But it can make a difference because this can effect the look of a photograph. If the camera shutter is left open for longer then the subject will move, unless you have tied her down but that type of photography is the subject of another article. That movement will show up in the photograph, sometimes this is delightful and sometimes it is not. It depends on what you want. A model swinging her head around quickly will have blurred hair, giving that sense of movement.
Bright light can be used to over expose most of the picture, leaving little islands of darker areas. eg dark hair and eyes and nostrils and mouth in a sea of white.
Dim light can be used to have the opposite effect; if the model was dark skinned then you could have the whites of the eyes and the teeth showing in a sea of black.
Small and Big: The sun is the biggest light that we can use, however it is called a small light because it is so far away. But put the clouds in between us and the sun and it becomes the biggest light we can use.
Soft boxes turn small lights into big lights and are often 2-3ft across. There are larger ones that can give a lovely soft light for full length portraits. Alternatives are to shoot through a white sheet or bounce off a wall. An umbrella can achieve a similar effect because it spreads the light all over the place and reflected light can soften the shadows.
White and White: You could ask, “When is white light white?” To the human eye, white is clearly white; that is because the eyes is constantly adjusting and interpreting what it sees. Cameras are not able to do that to the same extent. Collect different sheets of white paper and take a close look at them – you will probably find quite a range of whites. The same variations apply to light. We would call them all white (non coloured) but in reality they are coloured or tinted in some small way.
Take a photograph first thing in the morning, at mid-day, in the evening and at dusk; you will find different colour tints to each one. Take them with a clear sky and a cloudy sky will also bring variations.
The same applies to artificial lights; they all have different colour variations. I have some cool lights which are described as daylight. I used them to fill in some shadow on one side and on the other side I had daylight from a cloudy sky at 11am. There was a huge difference, the daylight was much cooler (blue) and the cool daylight lamps where much warmer (red). So not colour coordinating your ‘white’ light can seriously affect your photographs.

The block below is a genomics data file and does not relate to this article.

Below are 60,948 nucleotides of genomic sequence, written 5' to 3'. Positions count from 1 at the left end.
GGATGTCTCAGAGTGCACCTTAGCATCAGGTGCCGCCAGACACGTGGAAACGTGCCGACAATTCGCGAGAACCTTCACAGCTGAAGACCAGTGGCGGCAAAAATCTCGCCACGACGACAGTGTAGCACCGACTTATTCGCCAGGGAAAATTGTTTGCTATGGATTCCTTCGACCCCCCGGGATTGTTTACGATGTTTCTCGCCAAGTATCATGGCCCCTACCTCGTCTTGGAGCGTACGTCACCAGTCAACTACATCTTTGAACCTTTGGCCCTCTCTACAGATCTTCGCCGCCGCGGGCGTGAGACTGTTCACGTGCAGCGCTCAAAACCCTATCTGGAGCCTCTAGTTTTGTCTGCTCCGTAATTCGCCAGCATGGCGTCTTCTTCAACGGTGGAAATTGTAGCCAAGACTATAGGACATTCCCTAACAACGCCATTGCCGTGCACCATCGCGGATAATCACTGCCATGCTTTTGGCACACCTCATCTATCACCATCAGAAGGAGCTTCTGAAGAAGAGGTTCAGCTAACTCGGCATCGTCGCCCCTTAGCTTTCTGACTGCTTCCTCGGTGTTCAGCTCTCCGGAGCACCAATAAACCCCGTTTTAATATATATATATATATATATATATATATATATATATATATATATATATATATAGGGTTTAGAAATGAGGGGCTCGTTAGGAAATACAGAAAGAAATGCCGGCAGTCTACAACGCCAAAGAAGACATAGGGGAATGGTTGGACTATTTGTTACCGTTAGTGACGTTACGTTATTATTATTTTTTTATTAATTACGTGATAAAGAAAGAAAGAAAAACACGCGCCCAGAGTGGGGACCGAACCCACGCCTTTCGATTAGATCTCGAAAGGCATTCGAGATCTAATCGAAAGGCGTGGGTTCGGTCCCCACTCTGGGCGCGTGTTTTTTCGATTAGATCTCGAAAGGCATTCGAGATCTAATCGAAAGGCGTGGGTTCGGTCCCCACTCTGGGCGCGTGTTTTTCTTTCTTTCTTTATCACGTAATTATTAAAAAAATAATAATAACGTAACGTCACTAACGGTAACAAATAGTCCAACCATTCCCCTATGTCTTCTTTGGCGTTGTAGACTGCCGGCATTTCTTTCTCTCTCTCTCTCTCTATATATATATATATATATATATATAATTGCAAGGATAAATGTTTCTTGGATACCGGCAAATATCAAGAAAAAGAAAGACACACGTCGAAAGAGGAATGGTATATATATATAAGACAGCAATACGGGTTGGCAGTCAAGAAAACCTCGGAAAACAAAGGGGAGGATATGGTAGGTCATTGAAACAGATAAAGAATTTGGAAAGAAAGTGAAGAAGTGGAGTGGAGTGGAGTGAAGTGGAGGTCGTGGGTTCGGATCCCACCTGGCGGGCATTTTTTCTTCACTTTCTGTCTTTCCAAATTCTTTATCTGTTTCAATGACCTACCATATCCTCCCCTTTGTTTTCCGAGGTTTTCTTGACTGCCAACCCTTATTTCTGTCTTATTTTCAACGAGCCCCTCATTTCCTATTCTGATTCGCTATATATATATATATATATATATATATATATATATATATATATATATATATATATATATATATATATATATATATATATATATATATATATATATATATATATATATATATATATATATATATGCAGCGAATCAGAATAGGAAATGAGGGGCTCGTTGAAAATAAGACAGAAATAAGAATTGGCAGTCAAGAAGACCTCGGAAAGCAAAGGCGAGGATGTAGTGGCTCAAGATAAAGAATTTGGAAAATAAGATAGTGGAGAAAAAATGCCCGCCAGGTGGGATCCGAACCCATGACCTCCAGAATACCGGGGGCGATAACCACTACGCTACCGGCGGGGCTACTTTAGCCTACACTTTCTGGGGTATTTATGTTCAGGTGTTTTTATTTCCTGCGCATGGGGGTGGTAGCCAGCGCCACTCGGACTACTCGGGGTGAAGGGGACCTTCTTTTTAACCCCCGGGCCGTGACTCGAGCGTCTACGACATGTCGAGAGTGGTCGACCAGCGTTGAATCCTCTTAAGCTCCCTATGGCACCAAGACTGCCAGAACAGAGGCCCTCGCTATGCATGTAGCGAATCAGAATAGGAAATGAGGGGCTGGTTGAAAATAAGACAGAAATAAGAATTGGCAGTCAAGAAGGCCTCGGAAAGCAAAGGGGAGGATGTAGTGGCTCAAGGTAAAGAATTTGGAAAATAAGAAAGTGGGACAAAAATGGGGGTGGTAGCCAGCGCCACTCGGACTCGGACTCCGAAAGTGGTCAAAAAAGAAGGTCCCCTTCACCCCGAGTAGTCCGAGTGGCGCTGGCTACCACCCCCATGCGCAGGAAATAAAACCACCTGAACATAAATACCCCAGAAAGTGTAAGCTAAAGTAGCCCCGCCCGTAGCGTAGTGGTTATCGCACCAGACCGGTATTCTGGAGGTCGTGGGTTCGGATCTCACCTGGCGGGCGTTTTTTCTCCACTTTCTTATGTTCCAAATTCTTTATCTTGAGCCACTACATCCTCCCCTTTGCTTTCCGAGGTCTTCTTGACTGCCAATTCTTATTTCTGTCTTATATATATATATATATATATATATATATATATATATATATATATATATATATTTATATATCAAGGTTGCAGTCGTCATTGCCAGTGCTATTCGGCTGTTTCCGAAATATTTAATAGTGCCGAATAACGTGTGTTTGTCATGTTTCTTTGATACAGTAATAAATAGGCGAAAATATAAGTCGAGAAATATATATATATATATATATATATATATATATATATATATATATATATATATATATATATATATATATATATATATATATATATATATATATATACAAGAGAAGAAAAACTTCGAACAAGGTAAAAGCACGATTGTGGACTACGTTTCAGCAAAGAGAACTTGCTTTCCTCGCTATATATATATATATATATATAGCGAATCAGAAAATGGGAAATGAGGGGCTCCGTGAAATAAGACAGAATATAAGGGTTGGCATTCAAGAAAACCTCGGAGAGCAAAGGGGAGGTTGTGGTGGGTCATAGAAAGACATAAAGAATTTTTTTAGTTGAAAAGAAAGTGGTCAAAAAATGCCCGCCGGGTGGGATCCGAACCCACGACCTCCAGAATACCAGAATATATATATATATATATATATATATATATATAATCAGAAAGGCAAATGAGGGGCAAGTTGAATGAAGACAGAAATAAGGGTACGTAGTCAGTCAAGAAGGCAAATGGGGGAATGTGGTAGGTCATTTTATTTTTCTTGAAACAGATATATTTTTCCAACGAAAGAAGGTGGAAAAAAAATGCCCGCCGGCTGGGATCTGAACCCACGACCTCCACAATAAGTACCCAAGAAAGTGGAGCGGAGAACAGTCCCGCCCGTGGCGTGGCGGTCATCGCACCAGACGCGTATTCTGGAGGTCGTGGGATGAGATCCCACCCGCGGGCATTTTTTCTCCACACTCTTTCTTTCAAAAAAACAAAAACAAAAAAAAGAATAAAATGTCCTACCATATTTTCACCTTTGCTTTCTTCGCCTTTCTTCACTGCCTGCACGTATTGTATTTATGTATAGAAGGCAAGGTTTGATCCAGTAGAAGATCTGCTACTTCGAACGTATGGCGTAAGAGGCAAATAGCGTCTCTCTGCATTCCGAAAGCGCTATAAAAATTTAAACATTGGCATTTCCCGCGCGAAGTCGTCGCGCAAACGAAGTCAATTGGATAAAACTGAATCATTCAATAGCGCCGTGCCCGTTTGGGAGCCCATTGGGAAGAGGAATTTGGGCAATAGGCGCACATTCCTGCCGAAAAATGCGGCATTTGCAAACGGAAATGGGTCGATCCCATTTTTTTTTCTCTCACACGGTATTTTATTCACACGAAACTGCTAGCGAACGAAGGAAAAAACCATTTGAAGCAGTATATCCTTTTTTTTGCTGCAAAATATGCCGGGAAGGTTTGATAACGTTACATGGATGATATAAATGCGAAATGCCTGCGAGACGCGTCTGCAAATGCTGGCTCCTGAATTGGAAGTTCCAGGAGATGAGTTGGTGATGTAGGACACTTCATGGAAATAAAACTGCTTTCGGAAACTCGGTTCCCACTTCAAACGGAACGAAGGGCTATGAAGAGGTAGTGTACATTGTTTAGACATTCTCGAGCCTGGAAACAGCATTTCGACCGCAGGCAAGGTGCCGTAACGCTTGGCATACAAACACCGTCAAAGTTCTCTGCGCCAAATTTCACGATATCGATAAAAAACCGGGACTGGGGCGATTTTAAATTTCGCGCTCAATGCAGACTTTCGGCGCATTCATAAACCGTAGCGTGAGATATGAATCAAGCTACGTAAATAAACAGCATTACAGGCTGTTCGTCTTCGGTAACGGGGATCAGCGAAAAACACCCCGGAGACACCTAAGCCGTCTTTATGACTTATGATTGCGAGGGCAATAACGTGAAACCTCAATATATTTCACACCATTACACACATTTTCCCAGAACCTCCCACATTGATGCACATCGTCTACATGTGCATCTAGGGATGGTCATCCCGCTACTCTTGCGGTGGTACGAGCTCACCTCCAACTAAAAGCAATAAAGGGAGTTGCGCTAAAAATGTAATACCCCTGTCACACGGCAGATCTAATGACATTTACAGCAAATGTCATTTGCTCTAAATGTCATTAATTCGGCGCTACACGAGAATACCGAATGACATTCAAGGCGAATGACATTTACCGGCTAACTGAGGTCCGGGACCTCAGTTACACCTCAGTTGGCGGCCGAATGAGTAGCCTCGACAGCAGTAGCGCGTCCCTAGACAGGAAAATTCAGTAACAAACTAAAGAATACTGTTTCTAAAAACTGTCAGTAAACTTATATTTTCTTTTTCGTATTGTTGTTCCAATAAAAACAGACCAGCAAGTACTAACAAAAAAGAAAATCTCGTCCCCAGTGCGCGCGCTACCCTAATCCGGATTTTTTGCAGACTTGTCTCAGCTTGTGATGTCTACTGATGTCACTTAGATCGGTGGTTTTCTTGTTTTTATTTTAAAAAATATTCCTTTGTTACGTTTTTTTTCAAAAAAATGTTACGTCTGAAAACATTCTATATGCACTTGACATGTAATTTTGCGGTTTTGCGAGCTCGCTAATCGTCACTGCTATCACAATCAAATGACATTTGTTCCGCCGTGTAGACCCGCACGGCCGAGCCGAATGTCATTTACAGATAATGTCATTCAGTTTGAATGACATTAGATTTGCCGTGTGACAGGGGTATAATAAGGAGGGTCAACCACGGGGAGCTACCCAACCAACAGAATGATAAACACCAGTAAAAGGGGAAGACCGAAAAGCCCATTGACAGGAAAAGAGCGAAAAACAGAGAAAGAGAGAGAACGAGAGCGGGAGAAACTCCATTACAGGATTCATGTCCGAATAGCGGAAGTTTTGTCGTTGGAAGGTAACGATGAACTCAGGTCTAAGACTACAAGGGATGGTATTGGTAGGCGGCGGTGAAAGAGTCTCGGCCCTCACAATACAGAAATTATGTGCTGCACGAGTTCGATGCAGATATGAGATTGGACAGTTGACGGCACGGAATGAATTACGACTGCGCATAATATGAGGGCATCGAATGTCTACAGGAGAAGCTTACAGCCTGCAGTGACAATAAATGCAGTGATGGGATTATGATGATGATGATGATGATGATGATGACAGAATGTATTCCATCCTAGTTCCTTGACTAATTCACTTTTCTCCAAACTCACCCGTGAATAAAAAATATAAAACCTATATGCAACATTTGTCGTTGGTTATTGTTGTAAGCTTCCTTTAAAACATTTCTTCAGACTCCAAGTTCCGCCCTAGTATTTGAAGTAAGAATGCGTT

Different lights produce different tints – fluorescent give a greenish light, incandescent give a orange tint, flash guns and strobes will tend not to have a tint; so whites look white to our eyes but some appear coloured to a camera.
White and Coloured: Now you can colour your light for different effects. Taking a photograph indoors with flash and incandescent bulbs will give a mixture of white and orange tints.
To solve this and to produce a natural looking photograph you have to make the lights the same and correct for any tint. The easiest way is to place a coloured gel over the flashgun and this will make it the same as the incandescent lights. Then you tell the camera that you are taking the photograph in incandescent light and it will automatically remove the orange tint.
I was taking an outdoor photo during the day with a deeply overcast day. I place two flashguns with orange gels and the photograph turned from a dull picture to one that looked as though it had been taken late in the evening with a lovely warm glow.
Placing a flashgun behind a subject can brighten a background giving separation to the model; it makes the model stand out more. Placing coloured gels over this flashgun colours the background and will produce different effects. Quality street sweets are famous for providing different colour wrappers that can be used for different effects.
Direct and Reflected: Direct light comes from your source light and usually has an obvious effect. Remember though, that reflected light will come from any other surface that is not totally black. Put a model in a sky blue silk blouse and you will have a blue tint to any light reflected onto her face (normally the chin and cheeks).